Bariatric Surgery Can Lower Your Risk of Cancer

By Temma Ehrenfeld @temmaehrenfeld
November 24, 2021
Bariatric Surgery Can Cut Your Risk of Cancer

People with severe obesity can cut their chance of cancer, along with many other serious health problems, by a third if they have weight-loss surgery.

If you are coping with obesity and your doctor suggests weight-loss surgery, take a hard look at the science. There is growing evidence that it can lower your cancer risk, address type 2 diabetes, and extend your life.

Before your doctor suggests surgery, you’ve probably already run into some of the consequences of obesity —diabetes, heart disease, sleep apnea, joint problems, migraines, as well as certain cancers. There are also emotional and practical side effects from social stigma of being obese. That’s why doctors recommend weight-loss procedures even for teenagers.

Although you may not reach your ideal waist size, or become entirely healthy after weight-loss surgery, the evidence shows you can increase your health prospects.


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Lower your cancer risk

Kaiser Permanente, a large U.S. medical system, looked at data from some 90,000 patients with obesity over a decade at five hospitals. The study concluded that people with severe obesity lowered their chance of cancer by a third if they had weight-loss surgery. Their risk of cancers specifically related to obesity dropped even more.

In another study, researchers at Rutgers University in New Jersey focused on people who have both severe obesity and non-alcoholic fatty liver disease (NAFLD), a problem among many overweight and obese people.

If your body looks like an apple, chances are you have fat around your liver and other organs in your abdomen. Anyone who sits much of the day, is short on sleep, and eats a standard American diet is at risk for high triglycerides, a type of lipid (or blood fat) that clogs your liver with fat. Your liver ends up looking like a marbled steak. About a quarter of all U.S. adults have fatty livers, often alongside obesity and type 2 diabetes.

Among people with obesity, some 90 percent have fatty livers; both health problems increase your cancer risk.

The Rutgers study found less dramatic numbers than Kaiser, but the researchers still make a good case for the surgery. The team looked at data from nearly 100,000 American adults with severe obesity who were newly diagnosed with NAFLD.

About a third of them went on to have weight-loss surgery. The group was 18 percent less likely to develop cancer afterwards than the other patients and 25 percent less likely to develop cancers known to be related to obesity.

If you have a more advanced kind of liver problem, the surgery is even more helpful.

Cancers related to obesity include colorectal, pancreatic, endometrial, and thyroid cancers, as well as hepatocellular carcinoma and multiple myeloma.

Similar benefits have shown up during other research. One study, for example, drew upon data from 500,000 adults with obesity who appeared on nationwide Nordic registries. Researchers concluded that patients who had weight-loss surgery lived longer than patients who didn’t, while reducing their chance of dying specifically from cancer, heart disease, and type 2 diabetes.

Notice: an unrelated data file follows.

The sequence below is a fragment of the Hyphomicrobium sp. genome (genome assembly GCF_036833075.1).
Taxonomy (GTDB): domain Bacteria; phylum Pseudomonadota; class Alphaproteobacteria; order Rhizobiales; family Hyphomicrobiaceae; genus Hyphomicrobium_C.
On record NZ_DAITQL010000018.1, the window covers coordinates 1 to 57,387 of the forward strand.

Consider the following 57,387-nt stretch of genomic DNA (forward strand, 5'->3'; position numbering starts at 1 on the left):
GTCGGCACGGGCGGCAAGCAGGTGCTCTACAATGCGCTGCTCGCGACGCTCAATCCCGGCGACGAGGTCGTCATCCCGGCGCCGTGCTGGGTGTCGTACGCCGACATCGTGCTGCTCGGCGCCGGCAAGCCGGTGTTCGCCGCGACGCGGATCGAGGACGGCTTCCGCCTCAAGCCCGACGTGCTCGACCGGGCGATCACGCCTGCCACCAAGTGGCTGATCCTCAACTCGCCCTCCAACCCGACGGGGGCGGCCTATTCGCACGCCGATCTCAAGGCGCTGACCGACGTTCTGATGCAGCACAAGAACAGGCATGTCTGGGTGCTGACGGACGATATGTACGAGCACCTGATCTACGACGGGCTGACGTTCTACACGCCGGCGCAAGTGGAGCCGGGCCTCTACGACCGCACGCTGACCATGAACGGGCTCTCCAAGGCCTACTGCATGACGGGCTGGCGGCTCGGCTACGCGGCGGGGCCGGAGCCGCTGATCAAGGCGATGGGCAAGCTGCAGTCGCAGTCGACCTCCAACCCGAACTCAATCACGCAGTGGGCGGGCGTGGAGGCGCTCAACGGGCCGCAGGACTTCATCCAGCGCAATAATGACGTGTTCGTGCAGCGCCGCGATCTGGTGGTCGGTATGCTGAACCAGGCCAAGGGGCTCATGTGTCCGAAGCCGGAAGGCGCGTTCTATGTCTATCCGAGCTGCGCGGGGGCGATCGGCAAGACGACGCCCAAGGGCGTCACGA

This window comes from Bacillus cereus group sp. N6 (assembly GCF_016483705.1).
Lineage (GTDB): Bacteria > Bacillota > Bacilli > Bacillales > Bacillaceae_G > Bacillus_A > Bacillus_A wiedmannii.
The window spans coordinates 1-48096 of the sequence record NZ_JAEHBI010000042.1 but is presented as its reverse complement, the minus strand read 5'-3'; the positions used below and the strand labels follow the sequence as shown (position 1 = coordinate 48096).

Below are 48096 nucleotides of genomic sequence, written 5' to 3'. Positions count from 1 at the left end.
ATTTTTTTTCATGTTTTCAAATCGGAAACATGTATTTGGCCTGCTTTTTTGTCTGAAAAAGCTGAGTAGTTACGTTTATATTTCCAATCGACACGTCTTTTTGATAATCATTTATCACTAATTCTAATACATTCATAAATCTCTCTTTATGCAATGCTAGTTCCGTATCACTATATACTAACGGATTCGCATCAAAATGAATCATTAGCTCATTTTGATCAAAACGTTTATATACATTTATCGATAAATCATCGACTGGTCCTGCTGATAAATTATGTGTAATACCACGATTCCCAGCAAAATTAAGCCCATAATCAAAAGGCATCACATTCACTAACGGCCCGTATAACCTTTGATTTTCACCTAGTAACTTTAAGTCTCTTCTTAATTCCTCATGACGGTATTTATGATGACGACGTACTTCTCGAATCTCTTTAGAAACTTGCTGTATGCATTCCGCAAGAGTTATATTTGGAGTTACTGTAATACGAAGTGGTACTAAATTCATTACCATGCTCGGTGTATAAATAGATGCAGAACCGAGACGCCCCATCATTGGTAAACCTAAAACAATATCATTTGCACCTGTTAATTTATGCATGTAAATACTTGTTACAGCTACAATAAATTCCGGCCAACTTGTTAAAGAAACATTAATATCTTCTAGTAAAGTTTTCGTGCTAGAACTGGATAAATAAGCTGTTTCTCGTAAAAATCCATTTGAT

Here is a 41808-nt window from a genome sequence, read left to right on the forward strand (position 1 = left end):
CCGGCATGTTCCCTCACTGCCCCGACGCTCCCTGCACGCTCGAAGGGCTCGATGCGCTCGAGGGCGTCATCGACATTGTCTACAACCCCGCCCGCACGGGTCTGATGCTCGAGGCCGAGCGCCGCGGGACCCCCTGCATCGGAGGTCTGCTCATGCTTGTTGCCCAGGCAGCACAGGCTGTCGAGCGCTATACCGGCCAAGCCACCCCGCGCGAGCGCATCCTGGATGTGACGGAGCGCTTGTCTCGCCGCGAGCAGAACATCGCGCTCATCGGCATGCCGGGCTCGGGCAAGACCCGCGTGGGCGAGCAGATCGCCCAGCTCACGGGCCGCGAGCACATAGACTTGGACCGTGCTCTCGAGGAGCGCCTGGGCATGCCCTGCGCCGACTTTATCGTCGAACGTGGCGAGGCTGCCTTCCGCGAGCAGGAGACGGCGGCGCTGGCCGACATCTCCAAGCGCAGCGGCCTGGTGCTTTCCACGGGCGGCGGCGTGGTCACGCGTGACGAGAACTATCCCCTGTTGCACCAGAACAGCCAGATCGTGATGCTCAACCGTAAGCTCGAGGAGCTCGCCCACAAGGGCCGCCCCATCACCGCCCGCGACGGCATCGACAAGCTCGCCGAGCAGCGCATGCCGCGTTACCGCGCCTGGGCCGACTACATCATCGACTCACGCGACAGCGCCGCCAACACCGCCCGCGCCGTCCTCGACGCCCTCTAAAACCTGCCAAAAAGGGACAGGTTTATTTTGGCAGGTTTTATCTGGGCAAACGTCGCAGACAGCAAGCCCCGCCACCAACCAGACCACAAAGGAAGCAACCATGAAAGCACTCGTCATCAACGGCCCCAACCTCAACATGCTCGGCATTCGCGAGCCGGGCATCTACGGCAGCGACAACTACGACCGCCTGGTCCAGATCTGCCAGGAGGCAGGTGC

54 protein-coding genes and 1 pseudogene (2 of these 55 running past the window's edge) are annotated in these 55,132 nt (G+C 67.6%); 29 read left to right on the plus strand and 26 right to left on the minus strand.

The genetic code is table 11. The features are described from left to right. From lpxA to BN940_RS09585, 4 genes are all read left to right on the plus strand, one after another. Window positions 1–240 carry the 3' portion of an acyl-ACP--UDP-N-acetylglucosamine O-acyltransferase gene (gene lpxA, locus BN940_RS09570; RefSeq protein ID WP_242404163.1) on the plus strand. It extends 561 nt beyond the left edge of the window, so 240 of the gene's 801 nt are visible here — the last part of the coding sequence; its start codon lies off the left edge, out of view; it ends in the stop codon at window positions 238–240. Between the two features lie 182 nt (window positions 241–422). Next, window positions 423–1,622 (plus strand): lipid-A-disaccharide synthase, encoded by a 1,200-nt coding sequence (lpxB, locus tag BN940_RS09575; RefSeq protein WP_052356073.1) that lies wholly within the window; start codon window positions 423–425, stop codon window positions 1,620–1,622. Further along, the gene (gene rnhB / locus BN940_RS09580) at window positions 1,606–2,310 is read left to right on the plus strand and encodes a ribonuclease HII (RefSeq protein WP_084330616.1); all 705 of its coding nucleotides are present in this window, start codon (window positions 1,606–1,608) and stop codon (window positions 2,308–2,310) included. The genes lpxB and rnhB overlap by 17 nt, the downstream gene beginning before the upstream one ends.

The results for type 2 diabetes aren’t surprising, since most weight-loss surgery patients no longer need to take medication or get their blood sugar under better control, at least for a while. Losing weight may lower your A1C levels, a hallmark of type 2 diabetes and prediabetes.

Don’t conclude, however, that you are destined for the surgery if you have a family history of obesity. Exercise and careful eating make a difference.

Walk an hour a day

When Harvard researchers looked at 32 obesity-promoting genes in more than 12,000 people, they calculated that you can reduce the impact of those genes by half if you walk briskly for about an hour a day.

It’s not impossible to lose weight and keep it off, though it is difficult. The National Weight Loss Registry tracks more than 10,000 people who have maintained at least a 30-pound weight loss for a year or longer. On average, they’ve lost 66 pounds and kept it off for 5.5 years. A huge amount of them, 90 percent, exercise, on average about an hour a day — and the most frequent exercise is walking.

Your walks might help you lose belly fat, the most dangerous kind. Scientists thought that brisk walks after meals would help address metabolic syndrome, tightly linked to obesity, which includes a big waistline, high blood sugar, and high blood pressure, as well as high cholesterol or triglycerides. But a study found otherwise.

The downside of weight-loss surgery

No surgery is risk-free. Some 10 to 17 percent of patients run into complications with bariatric procedures, and about 7 percent have a second operation. Very few die.

Potential problems after weight-loss surgery include:

  • Surgery may aggravate some medical conditions — blood clots, liver disease, heart disease, and kidney stones.
  • If you had depression in the past, there is a chance the surgery will trigger an episode.
  • The same is true of alcohol and substance abuse problems.
  • Some people need more procedures to remove sagging skin. People do regain weight but rarely get back to their weight before the surgery.

Five years after maximum weight loss, patients maintain, on average, 73 percent of their weight loss, according to one study. A quarter of people gain weight again, usually 12 to 18 months following surgery, many of them regaining all of their weight loss about 10 years later

In other words, your problem isn’t gone but you’re still ahead of where you were before surgery.


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July 13, 2023

Reviewed By:  

Janet O’Dell, RN